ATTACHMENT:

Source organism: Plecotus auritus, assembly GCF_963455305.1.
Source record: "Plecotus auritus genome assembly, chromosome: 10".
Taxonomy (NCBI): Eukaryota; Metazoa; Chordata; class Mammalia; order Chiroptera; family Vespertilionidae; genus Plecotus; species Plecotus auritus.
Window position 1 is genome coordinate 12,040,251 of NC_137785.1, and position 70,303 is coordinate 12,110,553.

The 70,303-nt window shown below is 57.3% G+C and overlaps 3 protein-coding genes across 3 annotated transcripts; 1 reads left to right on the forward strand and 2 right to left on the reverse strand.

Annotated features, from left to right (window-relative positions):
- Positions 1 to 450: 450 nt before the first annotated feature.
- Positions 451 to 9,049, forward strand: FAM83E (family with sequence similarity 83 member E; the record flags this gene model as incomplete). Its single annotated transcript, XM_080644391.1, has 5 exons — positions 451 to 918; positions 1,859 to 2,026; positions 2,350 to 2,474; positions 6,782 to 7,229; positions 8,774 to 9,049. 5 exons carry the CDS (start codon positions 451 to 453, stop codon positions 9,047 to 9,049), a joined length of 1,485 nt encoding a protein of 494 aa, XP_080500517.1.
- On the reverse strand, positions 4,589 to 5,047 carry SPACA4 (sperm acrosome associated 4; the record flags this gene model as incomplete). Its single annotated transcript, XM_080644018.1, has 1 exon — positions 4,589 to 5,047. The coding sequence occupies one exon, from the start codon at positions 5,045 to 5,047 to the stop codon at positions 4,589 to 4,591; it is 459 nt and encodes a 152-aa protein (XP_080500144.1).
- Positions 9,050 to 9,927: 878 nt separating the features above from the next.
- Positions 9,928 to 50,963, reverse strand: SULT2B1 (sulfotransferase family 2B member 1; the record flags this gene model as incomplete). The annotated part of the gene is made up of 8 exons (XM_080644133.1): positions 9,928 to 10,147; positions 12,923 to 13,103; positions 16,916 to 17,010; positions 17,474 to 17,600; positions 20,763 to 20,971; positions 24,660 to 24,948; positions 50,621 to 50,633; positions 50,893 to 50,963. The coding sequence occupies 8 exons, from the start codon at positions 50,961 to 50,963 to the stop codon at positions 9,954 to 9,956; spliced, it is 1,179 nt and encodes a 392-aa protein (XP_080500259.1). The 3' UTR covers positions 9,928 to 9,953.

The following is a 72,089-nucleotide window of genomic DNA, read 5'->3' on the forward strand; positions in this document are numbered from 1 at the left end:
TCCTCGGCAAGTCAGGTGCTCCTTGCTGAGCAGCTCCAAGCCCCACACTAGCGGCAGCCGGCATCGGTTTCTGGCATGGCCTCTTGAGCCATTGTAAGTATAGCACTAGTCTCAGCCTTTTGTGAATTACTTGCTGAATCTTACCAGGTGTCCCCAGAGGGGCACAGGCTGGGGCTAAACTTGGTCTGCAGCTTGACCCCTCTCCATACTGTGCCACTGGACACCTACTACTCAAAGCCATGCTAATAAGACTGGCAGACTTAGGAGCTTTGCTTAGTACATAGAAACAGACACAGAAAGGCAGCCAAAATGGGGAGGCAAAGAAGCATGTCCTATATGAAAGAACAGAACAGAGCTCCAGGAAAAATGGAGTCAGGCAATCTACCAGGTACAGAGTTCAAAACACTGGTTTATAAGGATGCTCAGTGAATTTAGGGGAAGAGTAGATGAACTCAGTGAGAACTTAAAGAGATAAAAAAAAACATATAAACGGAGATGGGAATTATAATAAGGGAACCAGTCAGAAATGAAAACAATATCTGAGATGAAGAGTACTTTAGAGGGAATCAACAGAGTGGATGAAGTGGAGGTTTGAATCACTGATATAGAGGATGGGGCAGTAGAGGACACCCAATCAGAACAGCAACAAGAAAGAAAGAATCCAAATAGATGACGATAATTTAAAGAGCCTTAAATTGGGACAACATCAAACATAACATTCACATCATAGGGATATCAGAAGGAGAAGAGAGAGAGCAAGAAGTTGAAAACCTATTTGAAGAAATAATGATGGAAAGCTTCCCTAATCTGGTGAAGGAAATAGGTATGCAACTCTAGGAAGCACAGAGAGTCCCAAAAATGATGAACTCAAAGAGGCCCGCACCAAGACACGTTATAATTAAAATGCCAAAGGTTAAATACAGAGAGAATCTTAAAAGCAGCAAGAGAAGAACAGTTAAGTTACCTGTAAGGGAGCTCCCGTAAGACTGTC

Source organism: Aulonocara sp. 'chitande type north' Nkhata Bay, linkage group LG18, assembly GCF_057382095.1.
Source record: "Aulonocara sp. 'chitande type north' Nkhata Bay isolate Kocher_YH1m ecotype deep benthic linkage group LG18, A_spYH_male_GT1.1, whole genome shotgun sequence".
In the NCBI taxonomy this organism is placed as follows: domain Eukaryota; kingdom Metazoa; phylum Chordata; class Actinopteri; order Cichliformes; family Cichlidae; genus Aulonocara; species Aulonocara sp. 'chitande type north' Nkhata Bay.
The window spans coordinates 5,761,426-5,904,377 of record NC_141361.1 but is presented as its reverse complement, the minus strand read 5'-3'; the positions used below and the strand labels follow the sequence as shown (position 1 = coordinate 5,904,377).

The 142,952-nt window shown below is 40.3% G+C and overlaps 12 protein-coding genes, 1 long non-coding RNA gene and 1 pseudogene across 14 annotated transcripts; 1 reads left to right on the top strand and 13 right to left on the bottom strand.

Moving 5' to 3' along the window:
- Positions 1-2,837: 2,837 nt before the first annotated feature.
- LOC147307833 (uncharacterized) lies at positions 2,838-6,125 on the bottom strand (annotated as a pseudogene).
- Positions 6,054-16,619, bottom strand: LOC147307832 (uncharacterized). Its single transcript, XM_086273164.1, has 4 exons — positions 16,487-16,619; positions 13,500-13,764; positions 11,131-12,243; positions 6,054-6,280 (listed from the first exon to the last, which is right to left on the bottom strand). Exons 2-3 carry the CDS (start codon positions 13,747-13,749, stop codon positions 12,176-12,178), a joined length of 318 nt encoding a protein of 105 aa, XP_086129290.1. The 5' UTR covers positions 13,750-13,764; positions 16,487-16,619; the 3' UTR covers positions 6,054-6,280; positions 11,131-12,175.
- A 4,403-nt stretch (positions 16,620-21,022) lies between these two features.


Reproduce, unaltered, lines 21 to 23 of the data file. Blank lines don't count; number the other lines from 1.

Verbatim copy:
- LOC147307833 (uncharacterized) lies at positions 2,838-6,125 on the bottom strand (annotated as a pseudogene).
- Positions 6,054-16,619, bottom strand: LOC147307832 (uncharacterized). Its single transcript, XM_086273164.1, has 4 exons — positions 16,487-16,619; positions 13,500-13,764; positions 11,131-12,243; positions 6,054-6,280 (listed from the first exon to the last, which is right to left on the bottom strand). Exons 2-3 carry the CDS (start codon positions 13,747-13,749, stop codon positions 12,176-12,178), a joined length of 318 nt encoding a protein of 105 aa, XP_086129290.1. The 5' UTR covers positions 13,750-13,764; positions 16,487-16,619; the 3' UTR covers positions 6,054-6,280; positions 11,131-12,175.
- A 4,403-nt stretch (positions 16,620-21,022) lies between these two features.